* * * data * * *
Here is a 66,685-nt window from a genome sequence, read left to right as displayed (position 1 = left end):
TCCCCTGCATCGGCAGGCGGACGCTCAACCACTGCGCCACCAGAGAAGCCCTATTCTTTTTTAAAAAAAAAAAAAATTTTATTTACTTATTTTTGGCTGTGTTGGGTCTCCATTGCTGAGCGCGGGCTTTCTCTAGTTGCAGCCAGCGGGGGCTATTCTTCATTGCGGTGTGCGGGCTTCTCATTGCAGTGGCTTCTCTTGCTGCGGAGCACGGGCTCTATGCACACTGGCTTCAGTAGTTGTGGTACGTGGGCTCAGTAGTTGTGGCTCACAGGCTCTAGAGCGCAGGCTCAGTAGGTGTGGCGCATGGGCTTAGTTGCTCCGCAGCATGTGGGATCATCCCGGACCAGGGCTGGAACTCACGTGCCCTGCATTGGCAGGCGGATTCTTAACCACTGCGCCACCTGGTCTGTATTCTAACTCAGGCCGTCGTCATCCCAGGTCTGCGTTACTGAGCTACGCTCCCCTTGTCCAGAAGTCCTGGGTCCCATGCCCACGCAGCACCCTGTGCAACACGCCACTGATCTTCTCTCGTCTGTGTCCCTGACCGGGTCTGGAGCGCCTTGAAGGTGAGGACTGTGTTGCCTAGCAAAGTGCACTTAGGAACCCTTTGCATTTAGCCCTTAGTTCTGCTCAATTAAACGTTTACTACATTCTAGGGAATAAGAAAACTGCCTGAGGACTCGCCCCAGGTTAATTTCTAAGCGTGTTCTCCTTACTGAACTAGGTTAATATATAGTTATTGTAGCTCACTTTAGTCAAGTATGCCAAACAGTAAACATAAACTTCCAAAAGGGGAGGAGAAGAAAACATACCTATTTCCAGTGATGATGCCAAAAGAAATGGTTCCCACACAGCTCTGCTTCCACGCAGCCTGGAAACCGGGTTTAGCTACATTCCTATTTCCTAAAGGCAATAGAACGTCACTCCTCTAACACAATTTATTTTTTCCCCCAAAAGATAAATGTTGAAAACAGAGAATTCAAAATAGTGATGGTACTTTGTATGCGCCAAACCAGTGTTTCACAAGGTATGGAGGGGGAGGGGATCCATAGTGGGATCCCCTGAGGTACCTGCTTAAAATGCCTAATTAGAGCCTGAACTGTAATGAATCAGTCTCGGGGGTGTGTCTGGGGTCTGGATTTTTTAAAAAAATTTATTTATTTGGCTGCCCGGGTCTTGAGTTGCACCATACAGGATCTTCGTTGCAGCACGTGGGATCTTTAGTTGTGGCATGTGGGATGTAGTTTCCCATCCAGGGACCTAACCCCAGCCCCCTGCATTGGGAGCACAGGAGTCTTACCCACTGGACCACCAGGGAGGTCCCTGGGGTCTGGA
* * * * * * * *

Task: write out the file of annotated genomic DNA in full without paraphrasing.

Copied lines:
Here is a 66,685-nt window from a genome sequence, read left to right as displayed (position 1 = left end):
TCCCCTGCATCGGCAGGCGGACGCTCAACCACTGCGCCACCAGAGAAGCCCTATTCTTTTTTAAAAAAAAAAAAAATTTTATTTACTTATTTTTGGCTGTGTTGGGTCTCCATTGCTGAGCGCGGGCTTTCTCTAGTTGCAGCCAGCGGGGGCTATTCTTCATTGCGGTGTGCGGGCTTCTCATTGCAGTGGCTTCTCTTGCTGCGGAGCACGGGCTCTATGCACACTGGCTTCAGTAGTTGTGGTACGTGGGCTCAGTAGTTGTGGCTCACAGGCTCTAGAGCGCAGGCTCAGTAGGTGTGGCGCATGGGCTTAGTTGCTCCGCAGCATGTGGGATCATCCCGGACCAGGGCTGGAACTCACGTGCCCTGCATTGGCAGGCGGATTCTTAACCACTGCGCCACCTGGTCTGTATTCTAACTCAGGCCGTCGTCATCCCAGGTCTGCGTTACTGAGCTACGCTCCCCTTGTCCAGAAGTCCTGGGTCCCATGCCCACGCAGCACCCTGTGCAACACGCCACTGATCTTCTCTCGTCTGTGTCCCTGACCGGGTCTGGAGCGCCTTGAAGGTGAGGACTGTGTTGCCTAGCAAAGTGCACTTAGGAACCCTTTGCATTTAGCCCTTAGTTCTGCTCAATTAAACGTTTACTACATTCTAGGGAATAAGAAAACTGCCTGAGGACTCGCCCCAGGTTAATTTCTAAGCGTGTTCTCCTTACTGAACTAGGTTAATATATAGTTATTGTAGCTCACTTTAGTCAAGTATGCCAAACAGTAAACATAAACTTCCAAAAGGGGAGGAGAAGAAAACATACCTATTTCCAGTGATGATGCCAAAAGAAATGGTTCCCACACAGCTCTGCTTCCACGCAGCCTGGAAACCGGGTTTAGCTACATTCCTATTTCCTAAAGGCAATAGAACGTCACTCCTCTAACACAATTTATTTTTTCCCCCAAAAGATAAATGTTGAAAACAGAGAATTCAAAATAGTGATGGTACTTTGTATGCGCCAAACCAGTGTTTCACAAGGTATGGAGGGGGAGGGGATCCATAGTGGGATCCCCTGAGGTACCTGCTTAAAATGCCTAATTAGAGCCTGAACTGTAATGAATCAGTCTCGGGGGTGTGTCTGGGGTCTGGATTTTTTAAAAAAATTTATTTATTTGGCTGCCCGGGTCTTGAGTTGCACCATACAGGATCTTCGTTGCAGCACGTGGGATCTTTAGTTGTGGCATGTGGGATGTAGTTTCCCATCCAGGGACCTAACCCCAGCCCCCTGCATTGGGAGCACAGGAGTCTTACCCACTGGACCACCAGGGAGGTCCCTGGGGTCTGGA